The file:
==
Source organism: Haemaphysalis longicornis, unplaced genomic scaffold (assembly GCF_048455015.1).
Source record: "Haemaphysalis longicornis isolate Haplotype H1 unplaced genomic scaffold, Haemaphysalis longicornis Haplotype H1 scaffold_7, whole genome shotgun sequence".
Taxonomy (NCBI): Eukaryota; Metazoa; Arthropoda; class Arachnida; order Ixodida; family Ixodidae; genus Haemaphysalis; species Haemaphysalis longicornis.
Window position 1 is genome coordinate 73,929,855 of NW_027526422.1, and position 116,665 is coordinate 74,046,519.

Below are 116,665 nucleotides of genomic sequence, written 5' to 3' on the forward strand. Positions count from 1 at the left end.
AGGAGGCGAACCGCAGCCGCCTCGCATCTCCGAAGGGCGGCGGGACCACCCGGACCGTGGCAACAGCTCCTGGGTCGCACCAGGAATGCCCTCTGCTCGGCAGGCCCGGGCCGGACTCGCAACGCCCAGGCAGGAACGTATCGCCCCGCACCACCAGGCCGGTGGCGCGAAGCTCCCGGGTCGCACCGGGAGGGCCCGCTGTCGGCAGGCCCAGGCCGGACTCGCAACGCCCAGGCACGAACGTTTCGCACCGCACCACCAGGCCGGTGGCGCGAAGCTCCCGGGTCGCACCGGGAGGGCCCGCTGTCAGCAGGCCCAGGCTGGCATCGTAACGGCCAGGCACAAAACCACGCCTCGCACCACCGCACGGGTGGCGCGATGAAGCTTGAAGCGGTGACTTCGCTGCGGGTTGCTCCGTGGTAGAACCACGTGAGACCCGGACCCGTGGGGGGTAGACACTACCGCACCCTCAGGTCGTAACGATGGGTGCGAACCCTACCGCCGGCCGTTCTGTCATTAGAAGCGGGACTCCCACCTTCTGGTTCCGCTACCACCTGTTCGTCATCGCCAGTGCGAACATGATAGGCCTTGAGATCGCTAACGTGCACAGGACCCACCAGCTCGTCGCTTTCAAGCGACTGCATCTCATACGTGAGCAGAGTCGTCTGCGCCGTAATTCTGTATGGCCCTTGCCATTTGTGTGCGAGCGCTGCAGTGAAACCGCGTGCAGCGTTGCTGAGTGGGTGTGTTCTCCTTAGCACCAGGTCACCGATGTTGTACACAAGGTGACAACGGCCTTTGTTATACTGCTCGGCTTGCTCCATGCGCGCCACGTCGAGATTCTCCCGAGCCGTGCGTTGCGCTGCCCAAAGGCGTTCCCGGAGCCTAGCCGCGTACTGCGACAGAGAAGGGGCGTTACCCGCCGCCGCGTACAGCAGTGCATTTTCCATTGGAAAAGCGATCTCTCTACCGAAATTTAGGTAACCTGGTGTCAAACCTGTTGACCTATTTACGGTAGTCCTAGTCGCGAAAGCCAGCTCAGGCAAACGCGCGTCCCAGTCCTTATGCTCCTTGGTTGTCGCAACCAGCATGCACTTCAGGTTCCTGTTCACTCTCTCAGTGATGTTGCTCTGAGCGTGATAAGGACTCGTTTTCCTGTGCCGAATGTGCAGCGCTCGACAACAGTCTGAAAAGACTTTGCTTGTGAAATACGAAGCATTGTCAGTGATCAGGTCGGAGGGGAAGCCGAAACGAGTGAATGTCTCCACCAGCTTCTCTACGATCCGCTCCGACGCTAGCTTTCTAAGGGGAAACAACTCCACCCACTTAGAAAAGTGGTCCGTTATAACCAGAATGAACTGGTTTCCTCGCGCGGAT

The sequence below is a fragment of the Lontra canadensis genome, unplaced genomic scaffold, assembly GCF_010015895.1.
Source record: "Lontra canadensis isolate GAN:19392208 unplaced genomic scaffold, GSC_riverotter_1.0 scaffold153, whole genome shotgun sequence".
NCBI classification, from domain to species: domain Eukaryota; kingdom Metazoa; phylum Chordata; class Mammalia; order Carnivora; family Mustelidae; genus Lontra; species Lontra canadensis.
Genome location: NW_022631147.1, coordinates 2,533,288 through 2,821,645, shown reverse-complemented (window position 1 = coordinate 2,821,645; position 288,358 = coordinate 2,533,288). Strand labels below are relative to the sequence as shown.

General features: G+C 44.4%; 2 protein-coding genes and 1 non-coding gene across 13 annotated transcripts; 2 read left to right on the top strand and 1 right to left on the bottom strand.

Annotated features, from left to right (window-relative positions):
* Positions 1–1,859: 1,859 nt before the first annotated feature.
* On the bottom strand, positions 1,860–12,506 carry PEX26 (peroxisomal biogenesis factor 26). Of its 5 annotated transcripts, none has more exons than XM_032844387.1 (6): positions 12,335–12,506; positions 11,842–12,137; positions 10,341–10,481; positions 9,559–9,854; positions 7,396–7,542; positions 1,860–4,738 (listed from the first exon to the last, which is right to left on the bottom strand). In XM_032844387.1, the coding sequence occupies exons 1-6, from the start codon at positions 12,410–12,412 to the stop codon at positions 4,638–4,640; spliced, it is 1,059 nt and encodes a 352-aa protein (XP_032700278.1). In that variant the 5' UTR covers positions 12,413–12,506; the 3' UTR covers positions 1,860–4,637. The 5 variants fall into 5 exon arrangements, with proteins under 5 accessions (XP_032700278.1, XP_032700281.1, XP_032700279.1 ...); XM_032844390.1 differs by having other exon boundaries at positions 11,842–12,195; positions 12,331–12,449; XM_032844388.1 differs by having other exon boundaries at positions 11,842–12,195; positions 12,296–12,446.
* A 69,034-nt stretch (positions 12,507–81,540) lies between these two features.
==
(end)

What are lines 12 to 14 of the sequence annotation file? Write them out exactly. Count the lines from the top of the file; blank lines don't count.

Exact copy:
Annotated features, from left to right (window-relative positions):
* Positions 1–1,859: 1,859 nt before the first annotated feature.
* On the bottom strand, positions 1,860–12,506 carry PEX26 (peroxisomal biogenesis factor 26). Of its 5 annotated transcripts, none has more exons than XM_032844387.1 (6): positions 12,335–12,506; positions 11,842–12,137; positions 10,341–10,481; positions 9,559–9,854; positions 7,396–7,542; positions 1,860–4,738 (listed from the first exon to the last, which is right to left on the bottom strand). In XM_032844387.1, the coding sequence occupies exons 1-6, from the start codon at positions 12,410–12,412 to the stop codon at positions 4,638–4,640; spliced, it is 1,059 nt and encodes a 352-aa protein (XP_032700278.1). In that variant the 5' UTR covers positions 12,413–12,506; the 3' UTR covers positions 1,860–4,637. The 5 variants fall into 5 exon arrangements, with proteins under 5 accessions (XP_032700278.1, XP_032700281.1, XP_032700279.1 ...); XM_032844390.1 differs by having other exon boundaries at positions 11,842–12,195; positions 12,331–12,449; XM_032844388.1 differs by having other exon boundaries at positions 11,842–12,195; positions 12,296–12,446.